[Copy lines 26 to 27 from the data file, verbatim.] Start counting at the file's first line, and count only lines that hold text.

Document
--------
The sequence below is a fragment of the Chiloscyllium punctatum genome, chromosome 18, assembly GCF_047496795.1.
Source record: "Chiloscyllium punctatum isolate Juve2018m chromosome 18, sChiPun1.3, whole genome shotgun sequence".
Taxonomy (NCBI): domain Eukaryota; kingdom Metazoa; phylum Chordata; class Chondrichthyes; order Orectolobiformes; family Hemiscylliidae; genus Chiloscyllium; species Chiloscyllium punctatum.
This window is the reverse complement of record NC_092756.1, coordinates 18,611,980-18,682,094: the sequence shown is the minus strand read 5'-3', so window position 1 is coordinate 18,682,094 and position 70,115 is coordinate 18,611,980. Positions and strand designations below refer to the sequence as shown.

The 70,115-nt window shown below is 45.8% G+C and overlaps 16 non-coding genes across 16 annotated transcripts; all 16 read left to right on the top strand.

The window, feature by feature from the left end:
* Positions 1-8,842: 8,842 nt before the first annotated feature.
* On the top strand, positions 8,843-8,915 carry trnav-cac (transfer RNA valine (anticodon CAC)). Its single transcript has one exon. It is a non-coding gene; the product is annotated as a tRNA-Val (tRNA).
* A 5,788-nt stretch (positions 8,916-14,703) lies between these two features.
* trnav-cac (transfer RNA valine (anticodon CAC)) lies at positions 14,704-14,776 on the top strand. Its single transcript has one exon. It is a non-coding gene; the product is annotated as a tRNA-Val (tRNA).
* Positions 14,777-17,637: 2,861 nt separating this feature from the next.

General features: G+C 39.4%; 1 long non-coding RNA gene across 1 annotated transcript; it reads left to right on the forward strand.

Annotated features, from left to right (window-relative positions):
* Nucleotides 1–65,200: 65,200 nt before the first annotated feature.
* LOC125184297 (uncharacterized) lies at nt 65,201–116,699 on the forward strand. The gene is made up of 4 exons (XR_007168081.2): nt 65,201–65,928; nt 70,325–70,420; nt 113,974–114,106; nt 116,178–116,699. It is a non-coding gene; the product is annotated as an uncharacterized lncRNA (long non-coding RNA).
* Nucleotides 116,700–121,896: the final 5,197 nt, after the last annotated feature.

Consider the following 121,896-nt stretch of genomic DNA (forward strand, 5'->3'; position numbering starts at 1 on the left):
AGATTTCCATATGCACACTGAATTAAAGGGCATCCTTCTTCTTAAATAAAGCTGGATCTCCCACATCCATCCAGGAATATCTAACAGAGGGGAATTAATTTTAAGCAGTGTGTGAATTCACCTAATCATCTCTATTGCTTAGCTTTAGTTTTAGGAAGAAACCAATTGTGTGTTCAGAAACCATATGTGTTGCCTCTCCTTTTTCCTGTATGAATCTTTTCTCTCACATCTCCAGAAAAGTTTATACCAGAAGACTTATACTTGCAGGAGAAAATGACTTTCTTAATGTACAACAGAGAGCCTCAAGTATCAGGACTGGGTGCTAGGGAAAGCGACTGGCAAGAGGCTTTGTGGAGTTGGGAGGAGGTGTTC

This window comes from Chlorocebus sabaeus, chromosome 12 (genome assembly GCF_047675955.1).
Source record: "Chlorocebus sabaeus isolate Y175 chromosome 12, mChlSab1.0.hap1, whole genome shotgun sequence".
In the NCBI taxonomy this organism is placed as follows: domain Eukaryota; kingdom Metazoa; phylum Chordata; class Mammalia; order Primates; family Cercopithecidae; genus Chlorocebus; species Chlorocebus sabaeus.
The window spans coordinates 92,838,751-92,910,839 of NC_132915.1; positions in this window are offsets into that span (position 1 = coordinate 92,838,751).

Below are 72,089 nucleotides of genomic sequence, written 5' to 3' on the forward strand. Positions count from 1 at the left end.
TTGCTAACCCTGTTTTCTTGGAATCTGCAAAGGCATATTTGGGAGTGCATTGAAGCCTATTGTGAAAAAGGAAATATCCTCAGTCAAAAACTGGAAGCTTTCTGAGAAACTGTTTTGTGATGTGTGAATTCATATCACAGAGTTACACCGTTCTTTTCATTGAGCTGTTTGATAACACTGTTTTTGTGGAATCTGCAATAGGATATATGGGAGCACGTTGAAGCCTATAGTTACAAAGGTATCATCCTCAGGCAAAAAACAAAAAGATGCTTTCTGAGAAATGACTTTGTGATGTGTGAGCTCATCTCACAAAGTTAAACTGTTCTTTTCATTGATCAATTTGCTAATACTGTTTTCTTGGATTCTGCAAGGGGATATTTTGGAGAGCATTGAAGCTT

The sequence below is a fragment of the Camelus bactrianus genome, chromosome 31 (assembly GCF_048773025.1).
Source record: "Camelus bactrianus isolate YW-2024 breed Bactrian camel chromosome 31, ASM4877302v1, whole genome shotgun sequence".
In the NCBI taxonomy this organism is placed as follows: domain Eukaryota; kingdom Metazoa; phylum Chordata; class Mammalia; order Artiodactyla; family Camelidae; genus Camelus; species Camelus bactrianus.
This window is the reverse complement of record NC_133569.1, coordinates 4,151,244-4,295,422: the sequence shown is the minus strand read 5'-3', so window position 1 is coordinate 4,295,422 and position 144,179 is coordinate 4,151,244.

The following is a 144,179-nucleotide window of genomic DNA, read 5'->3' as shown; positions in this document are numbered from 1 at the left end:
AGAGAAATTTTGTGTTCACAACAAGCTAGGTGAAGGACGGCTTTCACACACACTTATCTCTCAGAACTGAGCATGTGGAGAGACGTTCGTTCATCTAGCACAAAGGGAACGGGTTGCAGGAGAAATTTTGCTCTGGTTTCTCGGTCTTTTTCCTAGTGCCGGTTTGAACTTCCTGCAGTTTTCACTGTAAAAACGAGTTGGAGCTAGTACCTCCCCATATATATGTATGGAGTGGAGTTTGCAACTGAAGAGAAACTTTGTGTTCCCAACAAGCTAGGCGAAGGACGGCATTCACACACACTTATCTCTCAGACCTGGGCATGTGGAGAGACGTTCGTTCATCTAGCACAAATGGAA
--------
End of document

Source record: "Camelus bactrianus isolate YW-2024 breed Bactrian camel chromosome 31, ASM4877302v1, whole genome shotgun sequence".
In the NCBI taxonomy this organism is placed as follows: domain Eukaryota; kingdom Metazoa; phylum Chordata; class Mammalia; order Artiodactyla; family Camelidae; genus Camelus; species Camelus bactrianus.